By Chris Echegaray • THE TENNESSEAN • July 14, 2010
Some area flood victims are facing even tougher financial struggles now that two months' worth of Federal Emergency Management Agency housing assistance checks have stopped coming.
For most, that was the first week of July. Those who applied and were approved received weekly payments based on family size, amount of damage and fair market value in the area.
FEMA paid out nearly $17 million to 6,226 homeowners and 4,667 renters in Tennessee displaced by the May 2 flood.
Awatef Hawsah lost her car, clothing and furniture and sustained damage to flooring in her home on Penn Meade Way near the flooded-out Gaylord Opryland Resort & Convention Center. She and her husband and daughter stayed for more than a month at Fiddler's Inn in the same area.
They moved in with friends in June after the motel asked them to leave to accommodate CMA Music Festival guests with reservations. They could have come back after a few days but chose not to.
"I've had friends give me clothes for my daughter," Hawsah said. "After we left that hotel, it's been bad. We are struggling. I'm being honest when I say we need some money."
After a homeowner files a claim, inspectors check to see if the home is habitable, FEMA spokesman Michael McCurdy said. They also check what is covered by homeowners' insurance policies. Flood victims do not get paid twice, McCurdy said.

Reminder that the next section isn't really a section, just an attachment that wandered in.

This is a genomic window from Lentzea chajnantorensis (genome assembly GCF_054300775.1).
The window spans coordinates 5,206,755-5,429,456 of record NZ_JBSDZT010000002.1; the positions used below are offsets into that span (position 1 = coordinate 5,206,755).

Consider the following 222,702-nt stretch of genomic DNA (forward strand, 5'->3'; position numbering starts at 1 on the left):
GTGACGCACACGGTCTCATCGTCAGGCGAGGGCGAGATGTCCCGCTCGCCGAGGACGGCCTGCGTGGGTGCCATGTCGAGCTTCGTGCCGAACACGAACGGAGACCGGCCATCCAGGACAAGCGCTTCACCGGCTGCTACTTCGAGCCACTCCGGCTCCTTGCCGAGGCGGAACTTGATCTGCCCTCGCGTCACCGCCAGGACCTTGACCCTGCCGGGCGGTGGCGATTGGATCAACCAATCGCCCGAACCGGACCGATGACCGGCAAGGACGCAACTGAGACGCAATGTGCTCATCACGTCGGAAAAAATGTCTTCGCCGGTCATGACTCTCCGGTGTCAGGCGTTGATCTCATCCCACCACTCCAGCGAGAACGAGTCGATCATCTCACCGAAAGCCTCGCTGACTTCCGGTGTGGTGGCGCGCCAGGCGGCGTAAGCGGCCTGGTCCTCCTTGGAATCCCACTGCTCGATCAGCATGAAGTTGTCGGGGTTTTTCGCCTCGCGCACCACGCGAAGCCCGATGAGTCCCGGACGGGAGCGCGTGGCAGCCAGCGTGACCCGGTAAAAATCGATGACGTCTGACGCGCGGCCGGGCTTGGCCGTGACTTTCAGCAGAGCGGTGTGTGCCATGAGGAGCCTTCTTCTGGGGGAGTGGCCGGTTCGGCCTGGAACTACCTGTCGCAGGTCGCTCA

McCurdy said he did not know whether flood victims should have received money if they stayed with friends or relatives.
Bobby Adkins, who lives across the street from Hawsah and also stayed at Fiddler's Inn until the festival, is a week away from leaving a friend's spare room in Murfreesboro.
"Most of the painting is done," Adkins said. "Things are getting settled now. The lights are back on when I'm driving to do some work at the home at night. That makes me feel good. It feels like home now."
His Pennington Bend neighborhood was one of the hardest hit by the flood that killed 23 people in the state. There are portable storage units sitting in the neighborhood and the constant sound of construction.
Gracie Berry moved into a Spears Road rental house near Brick Church Pike three weeks ago with the help of FEMA funds while trying to pay her mortgage on her Electric Avenue house in East Nashville. The flood moved it off its foundation. It will cost $80,000 to tear down most of it and fix the myriad of problems, she said. Her insurance won't cover it, and she was denied a government loan.
"I really don't know what to do," Berry said. "I still have to pay the mortgage. I may be forced to let it go."
After the flood, Berry was living in a Madison hotel with five children, one of her own and four nieces and nephews she is raising.
"It's good to be in a house that doesn't have a kitchen falling into the basement," Berry said